Again, do the math. Don’t be fooled by a few cents extra per mile. Keep in mind as you earn this increase, the cost of living is most likely increasing more than your mileage rate….. par for the course in the trucking industry. So, really not all that attractive sometimes.
- Go for a decent hourly wage. Take an average weekly earnings and divide it by the number of hours you work in a week? What’s your hourly wage? Does this work for you? Then from your take home, deduct the cost of your meals.
(The driver also has personal expenses when on the road. The cost of meals can easily add up. Expenses can be claimed on tax returns, but the tax break doesn’t come close to compensating the driver, for the amount he spends. This really gouges the trucker’s earnings.)
Meals $20/day X 7 = $140 Deduct your meal expenses.
$800 (net) – $140 meals = $660 /week net
$660 week (net) = $9.42/ hour
However, in reality, you’re away in the truck, on the road, on the job for 168 hours in one week.
$800 = $3.57/hour (Now, how are you liking your job?)
Truck Driver Salary Rates to Increase: Not Just a Pipe Dream
North American trucking companies don’t pay drivers adequately, for time spent behind the wheel and away from home, along with considerable out-of-pocket expenses. As a result, there is a truck driver shortage in North America.
Trucking companies have not been clever enough to do anything about it, until recently. They’ve been unable to turn their heads away and ignore the problem any longer.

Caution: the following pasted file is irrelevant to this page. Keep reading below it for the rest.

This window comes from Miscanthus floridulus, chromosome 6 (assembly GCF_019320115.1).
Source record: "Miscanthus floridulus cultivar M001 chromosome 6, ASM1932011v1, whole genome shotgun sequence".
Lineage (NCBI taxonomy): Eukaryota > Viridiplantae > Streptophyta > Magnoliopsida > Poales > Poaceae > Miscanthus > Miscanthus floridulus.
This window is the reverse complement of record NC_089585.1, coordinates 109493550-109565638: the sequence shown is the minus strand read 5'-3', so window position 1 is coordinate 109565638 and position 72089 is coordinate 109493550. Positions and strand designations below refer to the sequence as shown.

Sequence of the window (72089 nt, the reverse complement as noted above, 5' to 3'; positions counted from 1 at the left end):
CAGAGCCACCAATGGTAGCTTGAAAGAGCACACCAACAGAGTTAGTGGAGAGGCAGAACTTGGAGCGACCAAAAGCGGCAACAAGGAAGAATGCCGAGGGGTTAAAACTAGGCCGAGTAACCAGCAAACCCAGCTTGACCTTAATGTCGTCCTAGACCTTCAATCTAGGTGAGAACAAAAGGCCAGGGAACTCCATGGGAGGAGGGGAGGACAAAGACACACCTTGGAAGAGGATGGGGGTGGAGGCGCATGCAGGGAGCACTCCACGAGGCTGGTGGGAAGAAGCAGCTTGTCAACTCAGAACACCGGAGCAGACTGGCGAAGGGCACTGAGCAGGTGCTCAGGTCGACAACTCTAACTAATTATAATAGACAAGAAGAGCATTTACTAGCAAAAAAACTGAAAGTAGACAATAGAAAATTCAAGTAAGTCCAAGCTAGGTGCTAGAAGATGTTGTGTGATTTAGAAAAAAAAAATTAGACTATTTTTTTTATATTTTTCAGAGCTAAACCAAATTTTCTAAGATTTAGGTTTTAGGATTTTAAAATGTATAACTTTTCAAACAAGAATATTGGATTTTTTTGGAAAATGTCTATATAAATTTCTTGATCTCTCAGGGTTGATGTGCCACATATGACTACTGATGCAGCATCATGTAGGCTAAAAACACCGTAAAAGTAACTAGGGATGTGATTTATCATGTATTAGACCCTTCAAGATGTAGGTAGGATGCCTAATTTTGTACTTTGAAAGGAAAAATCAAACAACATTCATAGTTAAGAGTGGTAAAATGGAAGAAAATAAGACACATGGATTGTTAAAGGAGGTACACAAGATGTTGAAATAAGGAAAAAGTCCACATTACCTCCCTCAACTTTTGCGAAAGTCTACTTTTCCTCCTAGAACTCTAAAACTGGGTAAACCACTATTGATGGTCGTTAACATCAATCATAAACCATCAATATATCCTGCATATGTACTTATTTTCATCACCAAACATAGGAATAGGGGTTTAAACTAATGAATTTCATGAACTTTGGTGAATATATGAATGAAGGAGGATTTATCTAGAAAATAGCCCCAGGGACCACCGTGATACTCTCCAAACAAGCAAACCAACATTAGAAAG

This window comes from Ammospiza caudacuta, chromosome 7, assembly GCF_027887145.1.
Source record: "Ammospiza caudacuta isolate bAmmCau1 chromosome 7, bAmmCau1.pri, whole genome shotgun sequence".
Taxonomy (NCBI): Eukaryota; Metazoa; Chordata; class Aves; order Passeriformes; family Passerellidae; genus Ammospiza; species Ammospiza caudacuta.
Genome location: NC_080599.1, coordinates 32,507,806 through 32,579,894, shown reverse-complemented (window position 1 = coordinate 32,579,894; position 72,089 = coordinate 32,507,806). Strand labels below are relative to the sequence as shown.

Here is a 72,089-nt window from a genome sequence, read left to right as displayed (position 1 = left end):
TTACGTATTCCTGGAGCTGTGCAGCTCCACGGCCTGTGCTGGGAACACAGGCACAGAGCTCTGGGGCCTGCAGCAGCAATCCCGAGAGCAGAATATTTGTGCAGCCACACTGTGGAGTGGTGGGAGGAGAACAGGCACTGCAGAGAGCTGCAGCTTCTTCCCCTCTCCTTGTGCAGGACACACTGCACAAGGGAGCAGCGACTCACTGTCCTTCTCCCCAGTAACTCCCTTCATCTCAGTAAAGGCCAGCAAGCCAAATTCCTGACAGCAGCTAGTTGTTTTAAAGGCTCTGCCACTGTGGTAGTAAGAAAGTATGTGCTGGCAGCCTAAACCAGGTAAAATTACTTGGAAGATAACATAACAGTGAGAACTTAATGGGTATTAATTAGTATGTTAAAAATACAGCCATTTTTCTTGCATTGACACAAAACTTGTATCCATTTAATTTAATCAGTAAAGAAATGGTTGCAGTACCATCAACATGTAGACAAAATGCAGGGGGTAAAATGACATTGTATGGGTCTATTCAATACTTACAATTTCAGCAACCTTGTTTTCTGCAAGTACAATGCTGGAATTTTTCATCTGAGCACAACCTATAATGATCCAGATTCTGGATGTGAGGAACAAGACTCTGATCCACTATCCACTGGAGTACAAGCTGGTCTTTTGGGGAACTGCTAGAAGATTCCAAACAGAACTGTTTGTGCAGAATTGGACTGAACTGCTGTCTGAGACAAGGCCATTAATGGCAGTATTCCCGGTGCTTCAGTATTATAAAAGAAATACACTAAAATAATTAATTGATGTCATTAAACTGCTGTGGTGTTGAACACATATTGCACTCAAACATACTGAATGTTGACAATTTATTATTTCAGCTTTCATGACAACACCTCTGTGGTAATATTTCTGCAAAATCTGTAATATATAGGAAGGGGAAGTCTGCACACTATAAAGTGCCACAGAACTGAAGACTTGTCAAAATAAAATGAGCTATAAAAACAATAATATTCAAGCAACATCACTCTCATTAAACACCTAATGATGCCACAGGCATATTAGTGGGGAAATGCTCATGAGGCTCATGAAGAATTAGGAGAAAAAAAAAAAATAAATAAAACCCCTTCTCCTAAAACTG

Now that the problem is very serious, some trucking companies are finally getting the message they can no longer pay peanuts to drivers. Low wages won’t attract drivers to fill the empty seats in their trucks.
However, the companies have been slow with increasing driver rates, and the trucker shortage problem continues to worsen.
Truck driver salary rates have failed to keep up with the cost of living increases and generally pay sub-optimal for the number of hours invested, and living conditions, and out of pocket expenses.
I believe, however, the tables are about to turn, in favour of the trucker. Carriers are finally realizing they have no choice, but to step up to the plate, and lay down more money for the truckers, in order to fill the tens of thousands of empty seats.
The time has come. It is slowly becoming a trucker’s market. And it’s damned well about time.